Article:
by Spike Marlowe
Today is brought to you by a San Francisco French Roast, with milk and sugar.
One of the remarkable things about being human is our innate need to create. Whether it’s dinner or a song or a flower garden or a method for more effectively driving to work or a screenplay or a house, people are constantly creating things. Though creativity is part of being human, artists are particularly aware of their creativity and how valuable it is. We may also be more aware that creativity is a muscle that can be enhanced.
There’s a variety of ways to build your creativity muscle. Today, we’re going to talk about cross training.
In athletics, there’s the concept of cross training. Cross training is engaging is sports or physical activities in addition to one’s primary sport. So, for example, a runner may also lift weights and swim or bike. A soccer player may run. This cross training enhances the athlete’s performance in their primary sport by building the athlete’s skills in other physical areas not necessarily covered by her primary sport.
Artists can also benefit from cross training. In fact, though they may not be famous for it, a variety of artists have cross trained: Marilyn Monroe was a poet, William Faulkner, Zelda Fitzgerald, John Lennon and Miles Davis were visual artists, J. R. R. Tolkien wrote and illustrated a children’s book, Flannery O’Connor was a cartoonist. David Bowie is a visual artist. Jarvis Cocker is a filmmaker.
And, of course, there’s Bizarro’s own Carlton Mellick, who is a visual artist and writer (and he was even once in a band), Andrew Goldfarb, musician, visual artist and writer, and John Skipp, writer, filmmaker and musician. Then there’s Michael Allen Rose who does just about everything. And you know I could go on.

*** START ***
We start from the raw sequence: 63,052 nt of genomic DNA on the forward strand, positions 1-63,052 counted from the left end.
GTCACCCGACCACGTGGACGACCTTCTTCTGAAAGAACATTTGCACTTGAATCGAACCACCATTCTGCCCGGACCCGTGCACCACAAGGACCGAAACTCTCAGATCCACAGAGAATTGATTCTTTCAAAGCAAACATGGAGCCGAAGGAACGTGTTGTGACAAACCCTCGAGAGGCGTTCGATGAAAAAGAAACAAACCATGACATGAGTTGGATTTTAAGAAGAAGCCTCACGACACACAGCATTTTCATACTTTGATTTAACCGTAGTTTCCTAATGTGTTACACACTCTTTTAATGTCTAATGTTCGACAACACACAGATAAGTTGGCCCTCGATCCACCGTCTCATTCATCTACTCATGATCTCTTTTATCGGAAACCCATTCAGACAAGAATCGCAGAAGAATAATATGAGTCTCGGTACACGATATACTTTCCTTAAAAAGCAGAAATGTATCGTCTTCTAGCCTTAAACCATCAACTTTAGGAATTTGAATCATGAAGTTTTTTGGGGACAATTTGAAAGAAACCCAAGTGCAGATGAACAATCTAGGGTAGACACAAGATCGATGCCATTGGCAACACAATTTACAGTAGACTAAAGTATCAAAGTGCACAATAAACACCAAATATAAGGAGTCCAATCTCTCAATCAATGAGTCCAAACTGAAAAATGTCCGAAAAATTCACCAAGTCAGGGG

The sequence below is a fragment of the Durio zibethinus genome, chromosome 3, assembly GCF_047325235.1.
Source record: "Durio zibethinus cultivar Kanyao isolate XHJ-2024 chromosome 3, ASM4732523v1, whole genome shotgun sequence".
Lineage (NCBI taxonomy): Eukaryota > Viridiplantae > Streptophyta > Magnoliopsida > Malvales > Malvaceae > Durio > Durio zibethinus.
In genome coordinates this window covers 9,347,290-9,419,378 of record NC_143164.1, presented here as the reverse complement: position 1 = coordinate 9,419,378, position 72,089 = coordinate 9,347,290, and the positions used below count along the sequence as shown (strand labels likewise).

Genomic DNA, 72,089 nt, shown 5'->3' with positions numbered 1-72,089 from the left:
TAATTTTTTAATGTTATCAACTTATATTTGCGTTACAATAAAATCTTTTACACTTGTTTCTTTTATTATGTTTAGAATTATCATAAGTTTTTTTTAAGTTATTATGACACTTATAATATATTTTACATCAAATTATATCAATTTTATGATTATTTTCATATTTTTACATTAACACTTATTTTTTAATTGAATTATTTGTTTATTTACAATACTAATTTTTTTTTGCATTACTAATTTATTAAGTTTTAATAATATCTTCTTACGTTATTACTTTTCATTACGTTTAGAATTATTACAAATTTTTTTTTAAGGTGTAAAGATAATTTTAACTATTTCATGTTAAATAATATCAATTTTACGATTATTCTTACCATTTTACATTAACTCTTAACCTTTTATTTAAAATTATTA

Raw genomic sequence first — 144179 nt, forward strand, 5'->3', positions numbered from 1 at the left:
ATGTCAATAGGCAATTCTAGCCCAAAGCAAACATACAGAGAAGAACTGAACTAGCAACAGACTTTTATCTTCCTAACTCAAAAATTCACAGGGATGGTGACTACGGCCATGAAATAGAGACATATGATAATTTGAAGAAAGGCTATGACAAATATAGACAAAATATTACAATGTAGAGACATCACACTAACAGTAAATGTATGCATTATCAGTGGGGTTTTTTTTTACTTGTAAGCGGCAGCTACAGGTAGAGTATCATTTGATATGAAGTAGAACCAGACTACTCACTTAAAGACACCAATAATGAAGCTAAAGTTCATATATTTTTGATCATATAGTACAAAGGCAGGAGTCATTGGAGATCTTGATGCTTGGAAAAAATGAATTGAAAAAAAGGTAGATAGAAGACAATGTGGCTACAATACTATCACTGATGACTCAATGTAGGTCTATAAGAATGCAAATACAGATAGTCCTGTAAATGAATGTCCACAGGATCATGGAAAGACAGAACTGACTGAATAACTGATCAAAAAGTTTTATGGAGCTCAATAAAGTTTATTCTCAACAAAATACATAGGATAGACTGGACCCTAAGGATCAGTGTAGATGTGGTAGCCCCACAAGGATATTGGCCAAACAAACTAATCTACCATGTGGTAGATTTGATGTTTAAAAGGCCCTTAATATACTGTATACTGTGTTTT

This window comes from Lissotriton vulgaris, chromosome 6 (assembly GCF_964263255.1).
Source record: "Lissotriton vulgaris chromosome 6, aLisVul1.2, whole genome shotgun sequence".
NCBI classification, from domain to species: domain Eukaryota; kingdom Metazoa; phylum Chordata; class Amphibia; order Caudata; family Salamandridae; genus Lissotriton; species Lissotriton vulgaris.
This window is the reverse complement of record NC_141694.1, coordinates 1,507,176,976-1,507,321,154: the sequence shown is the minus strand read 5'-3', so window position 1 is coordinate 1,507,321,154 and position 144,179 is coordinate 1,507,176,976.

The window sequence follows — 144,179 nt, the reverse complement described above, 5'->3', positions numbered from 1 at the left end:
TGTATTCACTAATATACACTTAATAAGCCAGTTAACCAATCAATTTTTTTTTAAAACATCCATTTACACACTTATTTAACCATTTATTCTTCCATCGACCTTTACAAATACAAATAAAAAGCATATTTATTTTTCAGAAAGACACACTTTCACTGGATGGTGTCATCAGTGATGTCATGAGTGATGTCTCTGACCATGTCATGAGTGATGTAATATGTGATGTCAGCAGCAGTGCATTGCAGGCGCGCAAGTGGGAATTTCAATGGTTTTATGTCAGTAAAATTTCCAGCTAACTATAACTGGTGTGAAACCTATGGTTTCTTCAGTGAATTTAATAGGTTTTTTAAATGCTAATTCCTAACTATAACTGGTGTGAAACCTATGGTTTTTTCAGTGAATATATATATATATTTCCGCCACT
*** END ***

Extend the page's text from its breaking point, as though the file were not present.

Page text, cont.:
So, here’s the question: Are you an artist who engages in a variety of art? Do you write poetry and make gourmet meals? Do you play guitar and build ornate dinosaur models? Are you a dancer and an illustrator? Or do you cross train in your own discipline? Do you write short stories and a poet? Are you a novelist and essayist? How do your artistic pursuits fuel and support each other?
Or are you someone who has stuck to one type of art? Have you considered cross training as a way to expand your creativity and fuel your primary art?
Spike Marlowe has held a number of odd jobs, including working in a wild west show, as a detective, as a Bigfoot researcher, as a writer for an Internet content farm and as a busker. These days she’s a writer, blogger and bizarro editor for Eraserhead Press, with a focus on the New Bizarro Author Series. Her first book, Placenta of Love, is now available at all the usual locations. You can stalk her online at her website, Facebook or on Twitter at @spikemarlowe.
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